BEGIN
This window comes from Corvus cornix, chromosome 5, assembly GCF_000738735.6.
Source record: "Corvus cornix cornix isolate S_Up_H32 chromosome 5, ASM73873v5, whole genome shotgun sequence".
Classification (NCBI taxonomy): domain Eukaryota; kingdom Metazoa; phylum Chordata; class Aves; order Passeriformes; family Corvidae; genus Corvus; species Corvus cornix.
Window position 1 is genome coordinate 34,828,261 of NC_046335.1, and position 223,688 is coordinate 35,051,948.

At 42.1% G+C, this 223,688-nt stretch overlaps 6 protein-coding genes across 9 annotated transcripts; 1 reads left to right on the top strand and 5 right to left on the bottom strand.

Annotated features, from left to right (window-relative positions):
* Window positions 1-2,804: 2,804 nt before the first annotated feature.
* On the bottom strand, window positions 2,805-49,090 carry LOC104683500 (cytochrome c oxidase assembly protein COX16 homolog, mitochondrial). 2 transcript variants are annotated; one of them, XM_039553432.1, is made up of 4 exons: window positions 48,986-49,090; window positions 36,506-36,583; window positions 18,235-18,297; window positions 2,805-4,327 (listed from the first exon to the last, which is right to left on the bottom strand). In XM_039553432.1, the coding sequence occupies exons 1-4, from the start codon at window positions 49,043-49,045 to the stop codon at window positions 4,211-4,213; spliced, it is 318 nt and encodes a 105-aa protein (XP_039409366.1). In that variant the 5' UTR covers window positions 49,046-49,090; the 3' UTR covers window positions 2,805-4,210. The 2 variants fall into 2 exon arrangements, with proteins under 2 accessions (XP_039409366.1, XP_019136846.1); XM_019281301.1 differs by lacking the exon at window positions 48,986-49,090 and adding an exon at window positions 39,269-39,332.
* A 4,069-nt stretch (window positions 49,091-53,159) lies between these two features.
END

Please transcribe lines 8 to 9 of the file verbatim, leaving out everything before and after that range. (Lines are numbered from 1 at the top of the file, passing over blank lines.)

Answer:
* On the bottom strand, window positions 2,805-49,090 carry LOC104683500 (cytochrome c oxidase assembly protein COX16 homolog, mitochondrial). 2 transcript variants are annotated; one of them, XM_039553432.1, is made up of 4 exons: window positions 48,986-49,090; window positions 36,506-36,583; window positions 18,235-18,297; window positions 2,805-4,327 (listed from the first exon to the last, which is right to left on the bottom strand). In XM_039553432.1, the coding sequence occupies exons 1-4, from the start codon at window positions 49,043-49,045 to the stop codon at window positions 4,211-4,213; spliced, it is 318 nt and encodes a 105-aa protein (XP_039409366.1). In that variant the 5' UTR covers window positions 49,046-49,090; the 3' UTR covers window positions 2,805-4,210. The 2 variants fall into 2 exon arrangements, with proteins under 2 accessions (XP_039409366.1, XP_019136846.1); XM_019281301.1 differs by lacking the exon at window positions 48,986-49,090 and adding an exon at window positions 39,269-39,332.
* A 4,069-nt stretch (window positions 49,091-53,159) lies between these two features.